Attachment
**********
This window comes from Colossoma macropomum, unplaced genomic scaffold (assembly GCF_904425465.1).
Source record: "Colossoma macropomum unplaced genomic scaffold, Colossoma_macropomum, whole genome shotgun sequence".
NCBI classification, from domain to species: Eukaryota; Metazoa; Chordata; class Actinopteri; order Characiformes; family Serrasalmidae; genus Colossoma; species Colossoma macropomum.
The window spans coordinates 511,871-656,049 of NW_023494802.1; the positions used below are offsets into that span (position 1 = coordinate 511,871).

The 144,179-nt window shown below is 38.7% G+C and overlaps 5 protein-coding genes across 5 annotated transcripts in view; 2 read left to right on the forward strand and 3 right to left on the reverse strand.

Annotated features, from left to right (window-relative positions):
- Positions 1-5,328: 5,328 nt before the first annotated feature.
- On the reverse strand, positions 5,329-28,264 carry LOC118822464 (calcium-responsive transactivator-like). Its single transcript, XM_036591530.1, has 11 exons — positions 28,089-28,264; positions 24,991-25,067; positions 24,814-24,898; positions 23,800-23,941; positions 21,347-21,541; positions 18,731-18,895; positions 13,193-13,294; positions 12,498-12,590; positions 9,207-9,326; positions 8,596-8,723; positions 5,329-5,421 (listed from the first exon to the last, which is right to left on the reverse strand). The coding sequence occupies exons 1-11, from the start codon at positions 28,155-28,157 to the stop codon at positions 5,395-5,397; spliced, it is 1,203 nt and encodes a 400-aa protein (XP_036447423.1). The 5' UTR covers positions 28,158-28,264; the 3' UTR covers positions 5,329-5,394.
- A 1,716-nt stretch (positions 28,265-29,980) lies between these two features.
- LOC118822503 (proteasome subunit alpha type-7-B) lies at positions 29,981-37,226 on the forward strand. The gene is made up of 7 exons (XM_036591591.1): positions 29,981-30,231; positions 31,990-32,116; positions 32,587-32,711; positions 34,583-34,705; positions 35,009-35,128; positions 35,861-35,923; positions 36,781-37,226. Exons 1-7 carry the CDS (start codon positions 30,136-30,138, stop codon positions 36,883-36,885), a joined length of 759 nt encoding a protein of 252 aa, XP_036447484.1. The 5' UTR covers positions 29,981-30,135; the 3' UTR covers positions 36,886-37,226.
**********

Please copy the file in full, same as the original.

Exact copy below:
This window comes from Colossoma macropomum, unplaced genomic scaffold (assembly GCF_904425465.1).
Source record: "Colossoma macropomum unplaced genomic scaffold, Colossoma_macropomum, whole genome shotgun sequence".
NCBI classification, from domain to species: Eukaryota; Metazoa; Chordata; class Actinopteri; order Characiformes; family Serrasalmidae; genus Colossoma; species Colossoma macropomum.
The window spans coordinates 511,871-656,049 of NW_023494802.1; the positions used below are offsets into that span (position 1 = coordinate 511,871).

The 144,179-nt window shown below is 38.7% G+C and overlaps 5 protein-coding genes across 5 annotated transcripts in view; 2 read left to right on the forward strand and 3 right to left on the reverse strand.

Annotated features, from left to right (window-relative positions):
- Positions 1-5,328: 5,328 nt before the first annotated feature.
- On the reverse strand, positions 5,329-28,264 carry LOC118822464 (calcium-responsive transactivator-like). Its single transcript, XM_036591530.1, has 11 exons — positions 28,089-28,264; positions 24,991-25,067; positions 24,814-24,898; positions 23,800-23,941; positions 21,347-21,541; positions 18,731-18,895; positions 13,193-13,294; positions 12,498-12,590; positions 9,207-9,326; positions 8,596-8,723; positions 5,329-5,421 (listed from the first exon to the last, which is right to left on the reverse strand). The coding sequence occupies exons 1-11, from the start codon at positions 28,155-28,157 to the stop codon at positions 5,395-5,397; spliced, it is 1,203 nt and encodes a 400-aa protein (XP_036447423.1). The 5' UTR covers positions 28,158-28,264; the 3' UTR covers positions 5,329-5,394.
- A 1,716-nt stretch (positions 28,265-29,980) lies between these two features.
- LOC118822503 (proteasome subunit alpha type-7-B) lies at positions 29,981-37,226 on the forward strand. The gene is made up of 7 exons (XM_036591591.1): positions 29,981-30,231; positions 31,990-32,116; positions 32,587-32,711; positions 34,583-34,705; positions 35,009-35,128; positions 35,861-35,923; positions 36,781-37,226. Exons 1-7 carry the CDS (start codon positions 30,136-30,138, stop codon positions 36,883-36,885), a joined length of 759 nt encoding a protein of 252 aa, XP_036447484.1. The 5' UTR covers positions 29,981-30,135; the 3' UTR covers positions 36,886-37,226.